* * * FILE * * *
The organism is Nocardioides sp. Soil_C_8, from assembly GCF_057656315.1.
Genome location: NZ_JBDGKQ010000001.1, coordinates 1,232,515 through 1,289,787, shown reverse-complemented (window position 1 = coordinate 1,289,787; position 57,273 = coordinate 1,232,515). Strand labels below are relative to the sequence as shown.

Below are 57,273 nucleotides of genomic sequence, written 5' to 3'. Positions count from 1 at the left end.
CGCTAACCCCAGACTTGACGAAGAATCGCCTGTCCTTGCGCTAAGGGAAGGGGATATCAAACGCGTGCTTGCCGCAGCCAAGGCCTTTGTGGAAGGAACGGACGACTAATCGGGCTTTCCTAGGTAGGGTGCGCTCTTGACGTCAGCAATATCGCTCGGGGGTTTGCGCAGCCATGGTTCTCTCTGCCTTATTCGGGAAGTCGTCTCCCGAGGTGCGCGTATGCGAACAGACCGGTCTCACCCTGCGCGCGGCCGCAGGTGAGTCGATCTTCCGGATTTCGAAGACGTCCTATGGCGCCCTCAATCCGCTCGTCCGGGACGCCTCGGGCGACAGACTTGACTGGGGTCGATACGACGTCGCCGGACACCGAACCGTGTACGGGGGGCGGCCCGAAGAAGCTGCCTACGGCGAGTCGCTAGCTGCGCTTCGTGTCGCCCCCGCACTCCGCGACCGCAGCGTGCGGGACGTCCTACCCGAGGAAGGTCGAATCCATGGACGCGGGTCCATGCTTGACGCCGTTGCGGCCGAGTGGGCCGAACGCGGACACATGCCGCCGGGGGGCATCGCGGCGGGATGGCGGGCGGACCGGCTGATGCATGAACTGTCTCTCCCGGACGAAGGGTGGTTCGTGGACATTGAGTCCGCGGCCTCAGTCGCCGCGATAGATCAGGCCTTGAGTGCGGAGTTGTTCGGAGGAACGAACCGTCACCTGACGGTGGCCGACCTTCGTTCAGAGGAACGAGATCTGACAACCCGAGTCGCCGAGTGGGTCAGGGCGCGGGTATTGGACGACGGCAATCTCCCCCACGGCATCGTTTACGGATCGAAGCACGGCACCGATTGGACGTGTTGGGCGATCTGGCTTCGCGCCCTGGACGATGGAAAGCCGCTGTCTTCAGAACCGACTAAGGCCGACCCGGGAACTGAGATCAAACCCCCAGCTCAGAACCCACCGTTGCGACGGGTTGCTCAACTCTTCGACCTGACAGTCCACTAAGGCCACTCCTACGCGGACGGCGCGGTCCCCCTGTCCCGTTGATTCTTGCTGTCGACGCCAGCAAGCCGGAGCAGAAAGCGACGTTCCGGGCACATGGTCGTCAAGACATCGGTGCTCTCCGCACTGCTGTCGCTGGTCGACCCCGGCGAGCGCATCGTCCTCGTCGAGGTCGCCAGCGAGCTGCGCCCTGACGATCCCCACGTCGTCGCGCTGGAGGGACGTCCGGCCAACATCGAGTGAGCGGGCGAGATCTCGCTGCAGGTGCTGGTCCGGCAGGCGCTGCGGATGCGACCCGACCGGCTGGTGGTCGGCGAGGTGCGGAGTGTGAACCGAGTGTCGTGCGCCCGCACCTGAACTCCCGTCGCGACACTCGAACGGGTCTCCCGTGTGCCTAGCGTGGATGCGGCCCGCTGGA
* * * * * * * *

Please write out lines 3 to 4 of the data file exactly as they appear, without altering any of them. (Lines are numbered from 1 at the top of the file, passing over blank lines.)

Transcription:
Below are 57,273 nucleotides of genomic sequence, written 5' to 3'. Positions count from 1 at the left end.
CGCTAACCCCAGACTTGACGAAGAATCGCCTGTCCTTGCGCTAAGGGAAGGGGATATCAAACGCGTGCTTGCCGCAGCCAAGGCCTTTGTGGAAGGAACGGACGACTAATCGGGCTTTCCTAGGTAGGGTGCGCTCTTGACGTCAGCAATATCGCTCGGGGGTTTGCGCAGCCATGGTTCTCTCTGCCTTATTCGGGAAGTCGTCTCCCGAGGTGCGCGTATGCGAACAGACCGGTCTCACCCTGCGCGCGGCCGCAGGTGAGTCGATCTTCCGGATTTCGAAGACGTCCTATGGCGCCCTCAATCCGCTCGTCCGGGACGCCTCGGGCGACAGACTTGACTGGGGTCGATACGACGTCGCCGGACACCGAACCGTGTACGGGGGGCGGCCCGAAGAAGCTGCCTACGGCGAGTCGCTAGCTGCGCTTCGTGTCGCCCCCGCACTCCGCGACCGCAGCGTGCGGGACGTCCTACCCGAGGAAGGTCGAATCCATGGACGCGGGTCCATGCTTGACGCCGTTGCGGCCGAGTGGGCCGAACGCGGACACATGCCGCCGGGGGGCATCGCGGCGGGATGGCGGGCGGACCGGCTGATGCATGAACTGTCTCTCCCGGACGAAGGGTGGTTCGTGGACATTGAGTCCGCGGCCTCAGTCGCCGCGATAGATCAGGCCTTGAGTGCGGAGTTGTTCGGAGGAACGAACCGTCACCTGACGGTGGCCGACCTTCGTTCAGAGGAACGAGATCTGACAACCCGAGTCGCCGAGTGGGTCAGGGCGCGGGTATTGGACGACGGCAATCTCCCCCACGGCATCGTTTACGGATCGAAGCACGGCACCGATTGGACGTGTTGGGCGATCTGGCTTCGCGCCCTGGACGATGGAAAGCCGCTGTCTTCAGAACCGACTAAGGCCGACCCGGGAACTGAGATCAAACCCCCAGCTCAGAACCCACCGTTGCGACGGGTTGCTCAACTCTTCGACCTGACAGTCCACTAAGGCCACTCCTACGCGGACGGCGCGGTCCCCCTGTCCCGTTGATTCTTGCTGTCGACGCCAGCAAGCCGGAGCAGAAAGCGACGTTCCGGGCACATGGTCGTCAAGACATCGGTGCTCTCCGCACTGCTGTCGCTGGTCGACCCCGGCGAGCGCATCGTCCTCGTCGAGGTCGCCAGCGAGCTGCGCCCTGACGATCCCCACGTCGTCGCGCTGGAGGGACGTCCGGCCAACATCGAGTGAGCGGGCGAGATCTCGCTGCAGGTGCTGGTCCGGCAGGCGCTGCGGATGCGACCCGACCGGCTGGTGGTCGGCGAGGTGCGGAGTGTGAACCGAGTGTCGTGCGCCCGCACCTGAACTCCCGTCGCGACACTCGAACGGGTCTCCCGTGTGCCTAGCGTGGATGCGGCCCGCTGGA